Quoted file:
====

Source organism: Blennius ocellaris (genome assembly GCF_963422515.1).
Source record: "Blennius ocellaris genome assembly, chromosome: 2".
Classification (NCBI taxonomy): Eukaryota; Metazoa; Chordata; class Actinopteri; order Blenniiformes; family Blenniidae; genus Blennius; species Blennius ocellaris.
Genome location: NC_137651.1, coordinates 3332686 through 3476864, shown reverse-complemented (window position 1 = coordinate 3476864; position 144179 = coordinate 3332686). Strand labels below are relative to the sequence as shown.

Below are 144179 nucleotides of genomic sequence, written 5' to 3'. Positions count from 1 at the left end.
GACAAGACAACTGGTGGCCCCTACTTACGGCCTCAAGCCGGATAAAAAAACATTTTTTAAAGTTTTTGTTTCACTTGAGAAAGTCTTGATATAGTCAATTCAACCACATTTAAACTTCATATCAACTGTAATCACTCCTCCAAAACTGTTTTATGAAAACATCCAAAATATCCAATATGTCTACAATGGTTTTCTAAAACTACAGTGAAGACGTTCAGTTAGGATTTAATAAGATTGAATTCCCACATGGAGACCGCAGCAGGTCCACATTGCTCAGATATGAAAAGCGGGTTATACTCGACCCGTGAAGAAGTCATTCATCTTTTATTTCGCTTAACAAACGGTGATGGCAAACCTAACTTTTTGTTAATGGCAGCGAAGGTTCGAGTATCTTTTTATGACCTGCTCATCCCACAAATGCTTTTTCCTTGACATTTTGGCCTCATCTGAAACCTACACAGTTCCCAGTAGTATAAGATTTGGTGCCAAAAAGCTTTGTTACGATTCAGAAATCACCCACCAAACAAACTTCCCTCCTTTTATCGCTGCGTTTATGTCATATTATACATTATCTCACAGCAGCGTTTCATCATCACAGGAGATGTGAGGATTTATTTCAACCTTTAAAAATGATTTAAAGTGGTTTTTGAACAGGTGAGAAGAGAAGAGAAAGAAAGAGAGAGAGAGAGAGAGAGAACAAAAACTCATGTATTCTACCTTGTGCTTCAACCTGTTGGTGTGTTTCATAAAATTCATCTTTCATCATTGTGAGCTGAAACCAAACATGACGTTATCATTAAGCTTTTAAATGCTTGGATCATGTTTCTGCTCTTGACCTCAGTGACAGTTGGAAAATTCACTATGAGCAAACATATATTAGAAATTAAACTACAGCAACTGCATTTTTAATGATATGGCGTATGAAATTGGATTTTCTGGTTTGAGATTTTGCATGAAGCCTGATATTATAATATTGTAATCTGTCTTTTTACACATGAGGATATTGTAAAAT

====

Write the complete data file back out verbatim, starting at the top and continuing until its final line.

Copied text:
Source organism: Blennius ocellaris (genome assembly GCF_963422515.1).
Source record: "Blennius ocellaris genome assembly, chromosome: 2".
Classification (NCBI taxonomy): Eukaryota; Metazoa; Chordata; class Actinopteri; order Blenniiformes; family Blenniidae; genus Blennius; species Blennius ocellaris.
Genome location: NC_137651.1, coordinates 3332686 through 3476864, shown reverse-complemented (window position 1 = coordinate 3476864; position 144179 = coordinate 3332686). Strand labels below are relative to the sequence as shown.

Below are 144179 nucleotides of genomic sequence, written 5' to 3'. Positions count from 1 at the left end.
GACAAGACAACTGGTGGCCCCTACTTACGGCCTCAAGCCGGATAAAAAAACATTTTTTAAAGTTTTTGTTTCACTTGAGAAAGTCTTGATATAGTCAATTCAACCACATTTAAACTTCATATCAACTGTAATCACTCCTCCAAAACTGTTTTATGAAAACATCCAAAATATCCAATATGTCTACAATGGTTTTCTAAAACTACAGTGAAGACGTTCAGTTAGGATTTAATAAGATTGAATTCCCACATGGAGACCGCAGCAGGTCCACATTGCTCAGATATGAAAAGCGGGTTATACTCGACCCGTGAAGAAGTCATTCATCTTTTATTTCGCTTAACAAACGGTGATGGCAAACCTAACTTTTTGTTAATGGCAGCGAAGGTTCGAGTATCTTTTTATGACCTGCTCATCCCACAAATGCTTTTTCCTTGACATTTTGGCCTCATCTGAAACCTACACAGTTCCCAGTAGTATAAGATTTGGTGCCAAAAAGCTTTGTTACGATTCAGAAATCACCCACCAAACAAACTTCCCTCCTTTTATCGCTGCGTTTATGTCATATTATACATTATCTCACAGCAGCGTTTCATCATCACAGGAGATGTGAGGATTTATTTCAACCTTTAAAAATGATTTAAAGTGGTTTTTGAACAGGTGAGAAGAGAAGAGAAAGAAAGAGAGAGAGAGAGAGAGAGAACAAAAACTCATGTATTCTACCTTGTGCTTCAACCTGTTGGTGTGTTTCATAAAATTCATCTTTCATCATTGTGAGCTGAAACCAAACATGACGTTATCATTAAGCTTTTAAATGCTTGGATCATGTTTCTGCTCTTGACCTCAGTGACAGTTGGAAAATTCACTATGAGCAAACATATATTAGAAATTAAACTACAGCAACTGCATTTTTAATGATATGGCGTATGAAATTGGATTTTCTGGTTTGAGATTTTGCATGAAGCCTGATATTATAATATTGTAATCTGTCTTTTTACACATGAGGATATTGTAAAAT